One “Bom Dia” in Portugal

On our most recent API excursion we travelled to Lisbon, Portugal. This was only the second country I have ever been to outside of the United States and it was filled with discovery and new experiences. After seven or so hours of travelling, the bus erupted in cheers when we pulled up to a familiar place: a Holiday Inn. Our first day was spent taking in the main sights of Lisbon and getting a feel for the city. We learned how to say good day (bomb dia) and thank you (obregado) in Portuguese, but thankfully many of the locals spoke English. Every monument, cathedral, and building was reminiscent of Portugal’s gloried history as a naval superpower. Sailors and fish adorned every doorframe, and there was even a monument shaped like a sailboat that appeared to be disembarking into the bay.

Our second day in Portugal we decided to travel outside the city to the town of Sintra. We went on the suggestion of my friend’s host mom, and Sintra certainly did not disappoint. We took a metro, changing lines twice, and then took a forty minute train in order to get there. After arriving, we had to hire a driver to take us up the mountain; all of that travelling was a lesson in and of itself- a test of our patience and self-sufficiency. The views that awaited us, however, were well worth all the trouble. Sintra is a beautiful town located on the outskirts of Lisbon and has attracted the wealthiest of Portugal for centuries. As you ascend the mountain, the sights only get better and better. We saw a cork merchant’s modern day mansion, a medieval Moorish castle, and finally a royal’s multicolored palace. Standing on the moss-covered stone walls of the Moorish castle or the bright red terrace of the royals’ summer getaway, you can almost see the Atlantic Ocean, at the westernmost point of Europe that was once believed to be the end of the world.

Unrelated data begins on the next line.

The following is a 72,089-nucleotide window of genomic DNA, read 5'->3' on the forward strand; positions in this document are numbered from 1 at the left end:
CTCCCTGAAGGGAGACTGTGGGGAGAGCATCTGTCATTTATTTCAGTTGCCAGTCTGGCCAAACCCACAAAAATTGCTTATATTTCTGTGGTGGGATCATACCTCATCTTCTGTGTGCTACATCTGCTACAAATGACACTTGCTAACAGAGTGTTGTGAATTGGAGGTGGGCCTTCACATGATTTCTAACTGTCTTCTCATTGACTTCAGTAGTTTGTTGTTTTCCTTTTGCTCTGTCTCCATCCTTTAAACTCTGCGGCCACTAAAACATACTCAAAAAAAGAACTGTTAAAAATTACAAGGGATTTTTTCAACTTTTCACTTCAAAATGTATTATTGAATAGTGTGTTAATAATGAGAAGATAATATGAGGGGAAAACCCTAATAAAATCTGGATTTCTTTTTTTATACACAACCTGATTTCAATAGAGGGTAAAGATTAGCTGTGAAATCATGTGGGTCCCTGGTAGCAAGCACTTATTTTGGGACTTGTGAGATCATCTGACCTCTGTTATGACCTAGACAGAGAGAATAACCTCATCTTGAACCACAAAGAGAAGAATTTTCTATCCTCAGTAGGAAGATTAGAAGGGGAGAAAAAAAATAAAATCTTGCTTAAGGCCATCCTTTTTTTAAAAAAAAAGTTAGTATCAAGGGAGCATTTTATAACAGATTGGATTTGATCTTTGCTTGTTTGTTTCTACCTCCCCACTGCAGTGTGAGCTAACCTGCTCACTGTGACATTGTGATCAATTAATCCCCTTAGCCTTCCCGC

After enjoying some of the most breathtaking views of Portugal, we journeyed back to Sevilla. As much as I had enjoyed Portugal, returning to Sevilla was one of the best parts of the whole experience. The reason my arrival was so gratifying? When I stepped off the bus I immediately thought, “It’s good to be home.” Somewhere along the way, my beautiful host city has become my Spanish home; I just had to leave the country to take notice.

Laura McCarty is a student at the University of Alabama and an official API Student Blogger. Laura is studying abroad with API in Seville, Spain.

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